It’s not just the ultra-competitive fields where this is true.  There are people who do pretty well at call centre work, but others, despite their best efforts and developed skills, still don’t have the natural talent for that occupation and end up either getting fired or burning out.  But it’s easier and less risky to look for work in a call centre than try to eke out a living doing what you love.  I’ve done the call centre route.  I did alright: in retrospect, I did better than I would have imagined and learned a good deal, but the longer I stayed there, the more I realized that I was never going to be completely happy in that setting.  I felt that even if I were to come to love it, it didn’t really come naturally to me.  It was also exhausting me to the point where my time off was spent on recovering for the next shift instead of putting words together or going out with my camera.

Photography and writing are more than just hobbies to me.  They’re urges that the way I see the world is inevitably filtered through.

I’m at the point where I know I have to ask myself whether it’s worth the effort of pursuing what I want to do, or if I should just keep practicality in mind and keep my interests on the back burner.  What does it mean to be realistic?   Does that not sometimes include accepting that the best you can ever hope for is cleaning toilets?

I’m thinking it’s time to actually subject myself to a bigger test of my abilities.  I’m thinking about the 35 before 35 list these days.  I’m considering making it a goal of mine to sell some of my work in the next five years…

More navel-gazing

I get the feeling from time to time that the universe is sending me signals.  I don’t really know whether it’s an omnipotent and interventionist deity or just trillions of small little chain reactions and coincidences that manage to come together in a certain way, but it always seems that I get the same kind of message from different sources at the same time.  It’s not a case of me consciously seeking the message out either: it just so happens that I randomly come across it.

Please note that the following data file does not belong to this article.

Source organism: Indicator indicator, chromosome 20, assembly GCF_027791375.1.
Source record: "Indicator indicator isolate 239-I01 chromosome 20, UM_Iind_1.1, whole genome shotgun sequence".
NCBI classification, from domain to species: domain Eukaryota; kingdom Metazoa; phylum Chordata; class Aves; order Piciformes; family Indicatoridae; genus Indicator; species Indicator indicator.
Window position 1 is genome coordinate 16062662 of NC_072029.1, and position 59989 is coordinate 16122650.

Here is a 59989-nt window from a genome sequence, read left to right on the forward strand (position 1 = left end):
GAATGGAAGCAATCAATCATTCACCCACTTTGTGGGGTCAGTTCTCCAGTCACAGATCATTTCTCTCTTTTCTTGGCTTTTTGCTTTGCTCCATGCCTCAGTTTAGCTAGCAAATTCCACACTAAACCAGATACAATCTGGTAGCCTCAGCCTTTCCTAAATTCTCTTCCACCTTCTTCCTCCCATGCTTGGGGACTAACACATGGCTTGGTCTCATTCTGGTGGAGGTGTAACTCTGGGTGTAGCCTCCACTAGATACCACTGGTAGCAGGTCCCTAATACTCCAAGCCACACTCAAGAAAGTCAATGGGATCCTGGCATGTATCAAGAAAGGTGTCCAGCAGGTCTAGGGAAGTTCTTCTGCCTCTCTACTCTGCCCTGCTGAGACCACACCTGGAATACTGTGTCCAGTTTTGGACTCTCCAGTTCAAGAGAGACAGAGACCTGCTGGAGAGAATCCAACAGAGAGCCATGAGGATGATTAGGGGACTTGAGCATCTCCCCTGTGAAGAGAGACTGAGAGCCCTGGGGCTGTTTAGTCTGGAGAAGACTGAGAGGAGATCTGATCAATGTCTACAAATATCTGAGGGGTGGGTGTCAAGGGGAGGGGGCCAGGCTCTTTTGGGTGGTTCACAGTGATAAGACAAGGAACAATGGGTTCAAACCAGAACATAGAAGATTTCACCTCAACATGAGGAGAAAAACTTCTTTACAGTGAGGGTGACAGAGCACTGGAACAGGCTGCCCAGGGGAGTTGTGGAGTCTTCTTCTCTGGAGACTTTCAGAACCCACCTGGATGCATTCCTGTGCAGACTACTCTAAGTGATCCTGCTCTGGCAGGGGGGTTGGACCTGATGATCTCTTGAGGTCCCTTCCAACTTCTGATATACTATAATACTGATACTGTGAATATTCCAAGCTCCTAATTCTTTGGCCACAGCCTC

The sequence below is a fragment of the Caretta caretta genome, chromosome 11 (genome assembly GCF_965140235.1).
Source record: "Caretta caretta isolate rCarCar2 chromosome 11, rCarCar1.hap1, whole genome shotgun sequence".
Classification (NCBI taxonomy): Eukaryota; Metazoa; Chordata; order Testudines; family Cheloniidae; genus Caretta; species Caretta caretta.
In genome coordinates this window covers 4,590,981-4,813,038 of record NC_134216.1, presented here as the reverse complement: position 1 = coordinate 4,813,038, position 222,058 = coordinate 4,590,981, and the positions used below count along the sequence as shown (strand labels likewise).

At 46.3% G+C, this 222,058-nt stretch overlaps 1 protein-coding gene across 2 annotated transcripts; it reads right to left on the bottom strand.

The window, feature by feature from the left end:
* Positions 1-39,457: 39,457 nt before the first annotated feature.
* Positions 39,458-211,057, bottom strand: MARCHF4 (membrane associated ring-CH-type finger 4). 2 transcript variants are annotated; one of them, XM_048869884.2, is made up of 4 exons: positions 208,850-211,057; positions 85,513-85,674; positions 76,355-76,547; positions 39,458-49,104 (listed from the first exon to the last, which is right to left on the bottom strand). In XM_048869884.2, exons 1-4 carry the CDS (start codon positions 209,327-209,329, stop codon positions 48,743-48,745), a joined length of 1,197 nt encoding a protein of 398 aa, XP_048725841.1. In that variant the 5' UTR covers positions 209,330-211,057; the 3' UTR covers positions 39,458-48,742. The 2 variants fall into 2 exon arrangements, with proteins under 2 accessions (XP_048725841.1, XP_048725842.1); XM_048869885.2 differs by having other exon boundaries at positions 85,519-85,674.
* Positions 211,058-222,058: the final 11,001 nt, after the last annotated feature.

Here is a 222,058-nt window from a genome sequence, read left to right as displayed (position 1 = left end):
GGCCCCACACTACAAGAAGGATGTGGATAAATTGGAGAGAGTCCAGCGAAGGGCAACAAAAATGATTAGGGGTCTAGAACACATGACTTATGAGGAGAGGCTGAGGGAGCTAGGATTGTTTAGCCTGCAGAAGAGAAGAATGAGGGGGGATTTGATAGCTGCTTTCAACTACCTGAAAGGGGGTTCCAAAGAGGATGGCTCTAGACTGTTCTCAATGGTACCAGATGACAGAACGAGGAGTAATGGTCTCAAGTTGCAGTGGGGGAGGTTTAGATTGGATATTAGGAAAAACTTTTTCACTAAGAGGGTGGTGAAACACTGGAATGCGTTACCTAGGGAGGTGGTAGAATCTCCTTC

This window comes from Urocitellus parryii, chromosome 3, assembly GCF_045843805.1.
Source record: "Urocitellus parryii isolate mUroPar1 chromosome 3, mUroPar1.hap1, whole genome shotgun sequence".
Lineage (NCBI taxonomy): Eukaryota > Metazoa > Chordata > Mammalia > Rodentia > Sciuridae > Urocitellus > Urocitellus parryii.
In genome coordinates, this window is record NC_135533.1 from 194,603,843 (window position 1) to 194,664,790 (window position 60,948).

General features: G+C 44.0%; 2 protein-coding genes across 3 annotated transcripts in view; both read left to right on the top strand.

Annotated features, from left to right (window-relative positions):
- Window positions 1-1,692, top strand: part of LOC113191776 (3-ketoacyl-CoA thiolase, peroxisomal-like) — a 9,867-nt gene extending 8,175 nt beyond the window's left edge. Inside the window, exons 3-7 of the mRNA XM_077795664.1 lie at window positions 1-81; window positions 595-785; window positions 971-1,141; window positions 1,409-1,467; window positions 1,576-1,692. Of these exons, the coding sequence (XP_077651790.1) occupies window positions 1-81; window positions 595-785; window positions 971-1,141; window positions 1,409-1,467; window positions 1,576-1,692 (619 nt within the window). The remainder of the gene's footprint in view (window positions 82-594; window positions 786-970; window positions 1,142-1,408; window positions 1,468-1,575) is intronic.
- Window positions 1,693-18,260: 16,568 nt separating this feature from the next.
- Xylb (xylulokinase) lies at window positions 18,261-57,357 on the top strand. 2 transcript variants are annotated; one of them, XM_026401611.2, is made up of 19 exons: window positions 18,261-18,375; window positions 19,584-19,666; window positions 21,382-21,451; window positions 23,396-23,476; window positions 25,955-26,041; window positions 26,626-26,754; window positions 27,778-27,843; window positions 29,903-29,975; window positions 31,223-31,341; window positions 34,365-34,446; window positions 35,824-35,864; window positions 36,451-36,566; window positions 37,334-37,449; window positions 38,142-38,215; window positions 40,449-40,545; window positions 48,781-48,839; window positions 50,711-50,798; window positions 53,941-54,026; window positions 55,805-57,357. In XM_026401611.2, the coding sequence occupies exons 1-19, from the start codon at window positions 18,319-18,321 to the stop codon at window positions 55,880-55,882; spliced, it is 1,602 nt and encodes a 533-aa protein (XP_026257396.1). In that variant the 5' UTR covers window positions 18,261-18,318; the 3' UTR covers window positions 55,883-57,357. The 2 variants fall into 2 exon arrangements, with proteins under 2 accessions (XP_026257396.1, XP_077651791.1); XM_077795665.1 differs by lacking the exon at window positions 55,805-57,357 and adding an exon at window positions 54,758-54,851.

About two years ago, I took a trip to Ontario to visit family and see “Rent” in Toronto.  On the Go Transit, there was a guy and a girl having this conversation about goals and working hard toward them.  The details of the conversation get fuzzier with each passing month, but for some reason it struck a chord with me at the time.  I found one of my old blog entries about that (already written so long afterwards that the details were lost in my head) where I likened it to Conan O’Brien’s “never be cynical” speech from his last Tonight Show (which I remember watching there).  The reason those words spoke to me was that at the time, I was in a pretty bad spot with work: it wasn’t that I wasn’t good at it, but I was at a point where I would be filled with so much dread every time I walked into the place.  At the time, I took those messages to be signs that waiting for something to get better will not necessarily accomplish anything.  I do have a little trouble actually jumping out of the ruts I dig myself into, though.

Just recently, I kept coming across a lot of similar thinking about casting aside fear and actually no longer holding your own life hostage to what other people think.  Or coming across all this encouragement to keep writing.  This has to be a sign.  Maybe I’m just reading validation of my own desires and impulses into things.  There’s something about being able to write about a memory so vividly that just impresses me.  Being able to build an entire reality out of words put together is just an amazing skill to master.

Anyone who knows me well knows I watch SNL a lot.  Funny thing is, as much as I love the show and finding out these details about its history, or who wrote what sketch, I never actually see myself as one of the performers, and I honestly don’t know if I would want to even write in such a pressure-cooker environment.  I have high admiration for the cast and writers being able to pull together a show in less than a week, even if there are weeks when the inspiration isn’t there, or they get stuck trying to carry a weak host.   I think, though, I would prefer to work on the kind of show not so bogged down with its legacy: with SNL, it’s become this institution and I find a lot of the writing seems to be “that’s what’s expected of us”.  Sometimes they pull off a classic political cold opening, but I wonder how many Obama “in-ones” are done out of an obligation to be this topical show that its reputation makes it out to be?

Writing here helps a lot, even if it is only to sort out the cacophony all these thoughts make in my mind.

Post Navigation